The baby isn't even a day old — and may not be named for days or even weeks — but he already has a building dedicated to him.
Australian Prime Minister Kevin Rudd said an enclosure at Sydney's Taronga Park Zoo would be named after the prince as part of a gift from Australia. The government would donate 10,000 Australian dollars ($9,300) on the young prince's behalf toward a research project at the zoo to save the endangered bilby, a rabbit-like marsupial whose numbers are dwindling in the wild. The prince's name — when known — will be added to the bilby enclosure.
"I don't know if the royal family would need this, but we'll probably give them a free pass to Taronga Park Zoo as well," Rudd said.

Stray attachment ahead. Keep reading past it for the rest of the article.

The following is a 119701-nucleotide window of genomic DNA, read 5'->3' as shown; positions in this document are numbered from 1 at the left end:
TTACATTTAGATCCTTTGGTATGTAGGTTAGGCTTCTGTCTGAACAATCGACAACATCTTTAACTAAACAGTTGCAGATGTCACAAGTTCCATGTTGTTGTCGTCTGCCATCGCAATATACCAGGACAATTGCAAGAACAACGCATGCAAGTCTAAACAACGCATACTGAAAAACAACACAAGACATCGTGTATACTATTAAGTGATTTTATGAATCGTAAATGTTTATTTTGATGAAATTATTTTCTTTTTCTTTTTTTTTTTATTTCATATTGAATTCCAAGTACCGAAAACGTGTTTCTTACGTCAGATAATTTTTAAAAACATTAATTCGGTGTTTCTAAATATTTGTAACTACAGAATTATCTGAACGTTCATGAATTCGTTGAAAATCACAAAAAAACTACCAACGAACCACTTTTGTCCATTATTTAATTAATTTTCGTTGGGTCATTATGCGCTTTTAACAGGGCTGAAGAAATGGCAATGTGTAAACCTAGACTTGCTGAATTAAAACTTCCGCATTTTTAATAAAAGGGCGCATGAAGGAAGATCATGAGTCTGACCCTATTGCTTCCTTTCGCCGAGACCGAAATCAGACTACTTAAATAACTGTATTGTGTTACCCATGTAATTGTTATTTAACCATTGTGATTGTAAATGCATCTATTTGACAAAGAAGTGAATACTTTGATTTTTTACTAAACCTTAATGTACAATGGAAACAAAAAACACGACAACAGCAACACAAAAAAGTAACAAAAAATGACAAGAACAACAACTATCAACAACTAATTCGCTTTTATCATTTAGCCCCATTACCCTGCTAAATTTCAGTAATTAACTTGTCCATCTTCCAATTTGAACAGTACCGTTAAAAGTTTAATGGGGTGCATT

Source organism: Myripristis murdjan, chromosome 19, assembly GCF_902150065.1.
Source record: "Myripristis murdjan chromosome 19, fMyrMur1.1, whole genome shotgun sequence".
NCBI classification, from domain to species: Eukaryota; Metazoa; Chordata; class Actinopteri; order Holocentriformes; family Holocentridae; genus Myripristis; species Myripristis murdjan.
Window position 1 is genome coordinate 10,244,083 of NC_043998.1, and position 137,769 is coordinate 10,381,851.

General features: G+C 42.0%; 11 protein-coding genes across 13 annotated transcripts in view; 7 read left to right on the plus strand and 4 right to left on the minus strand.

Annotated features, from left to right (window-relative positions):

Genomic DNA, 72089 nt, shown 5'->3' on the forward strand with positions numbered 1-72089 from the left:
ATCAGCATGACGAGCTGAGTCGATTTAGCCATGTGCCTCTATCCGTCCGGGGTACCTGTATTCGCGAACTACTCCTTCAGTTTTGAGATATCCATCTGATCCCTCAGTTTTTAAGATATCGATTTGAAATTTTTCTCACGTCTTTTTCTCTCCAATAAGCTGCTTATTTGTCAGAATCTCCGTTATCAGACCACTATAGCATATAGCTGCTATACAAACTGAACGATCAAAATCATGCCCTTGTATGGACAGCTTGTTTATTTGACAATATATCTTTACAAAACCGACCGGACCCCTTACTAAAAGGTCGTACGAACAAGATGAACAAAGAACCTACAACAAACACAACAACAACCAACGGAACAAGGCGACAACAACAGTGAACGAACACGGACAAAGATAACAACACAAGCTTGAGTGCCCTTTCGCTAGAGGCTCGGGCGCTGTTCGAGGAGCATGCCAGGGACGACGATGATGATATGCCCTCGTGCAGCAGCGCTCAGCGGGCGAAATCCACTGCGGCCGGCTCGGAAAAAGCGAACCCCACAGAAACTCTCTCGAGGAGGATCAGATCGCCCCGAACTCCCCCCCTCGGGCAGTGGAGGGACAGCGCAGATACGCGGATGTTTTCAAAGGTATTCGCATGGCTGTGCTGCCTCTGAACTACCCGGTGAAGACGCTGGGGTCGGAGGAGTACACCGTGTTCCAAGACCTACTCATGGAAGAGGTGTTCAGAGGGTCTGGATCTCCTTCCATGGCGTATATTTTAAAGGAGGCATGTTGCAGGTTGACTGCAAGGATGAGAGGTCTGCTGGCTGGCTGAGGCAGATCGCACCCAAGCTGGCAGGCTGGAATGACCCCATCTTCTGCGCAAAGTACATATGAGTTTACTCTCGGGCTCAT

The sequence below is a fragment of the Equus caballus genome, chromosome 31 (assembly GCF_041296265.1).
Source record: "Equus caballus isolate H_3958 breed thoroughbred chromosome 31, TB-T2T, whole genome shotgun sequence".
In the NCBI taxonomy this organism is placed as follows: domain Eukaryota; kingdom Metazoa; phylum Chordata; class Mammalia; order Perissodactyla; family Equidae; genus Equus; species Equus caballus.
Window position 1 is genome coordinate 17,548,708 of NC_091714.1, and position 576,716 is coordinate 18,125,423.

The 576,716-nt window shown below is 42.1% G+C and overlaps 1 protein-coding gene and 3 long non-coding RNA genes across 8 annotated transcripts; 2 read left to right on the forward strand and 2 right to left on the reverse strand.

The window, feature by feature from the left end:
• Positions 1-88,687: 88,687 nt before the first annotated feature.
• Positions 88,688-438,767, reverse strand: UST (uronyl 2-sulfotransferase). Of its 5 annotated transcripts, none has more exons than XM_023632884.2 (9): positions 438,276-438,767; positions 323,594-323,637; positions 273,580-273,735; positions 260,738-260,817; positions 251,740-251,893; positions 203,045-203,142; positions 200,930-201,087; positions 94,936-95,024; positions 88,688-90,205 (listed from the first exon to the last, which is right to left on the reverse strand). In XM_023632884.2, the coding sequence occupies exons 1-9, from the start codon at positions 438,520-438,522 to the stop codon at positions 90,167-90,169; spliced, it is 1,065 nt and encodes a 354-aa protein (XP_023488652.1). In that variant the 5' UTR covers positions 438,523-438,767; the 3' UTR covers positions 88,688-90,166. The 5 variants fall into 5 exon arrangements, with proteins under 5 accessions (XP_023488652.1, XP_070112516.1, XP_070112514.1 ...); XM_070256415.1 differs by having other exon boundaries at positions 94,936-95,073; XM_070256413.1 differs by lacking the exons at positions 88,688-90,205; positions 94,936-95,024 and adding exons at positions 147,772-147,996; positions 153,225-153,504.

British media joined in the celebration.
"It's a Boy!" was splashed across many U.K. front pages, while Britain's top-selling The Sun newspaper temporarily changed its name to "The Son" in honor of the tiny monarch-in-waiting.
"Regal has Landed," the paper cried.
The Mirror, in an allusion to the fact that news of the baby's birth first broke online, spoke of: "The Twitter of Tiny Feet."
So far, it's the palace which has largely set the pace of the wall-to-wall media coverage, using social media to keep followers abreast of the news.
New additions to the royal family typically set off a tug-of-war between the royal household and the press. The feverish media excitement ahead of Kate's engagement to William led to a warning from Britain's press watchdog, and the hunger for news about the third-in-line to the British throne is likely to be similarly intense.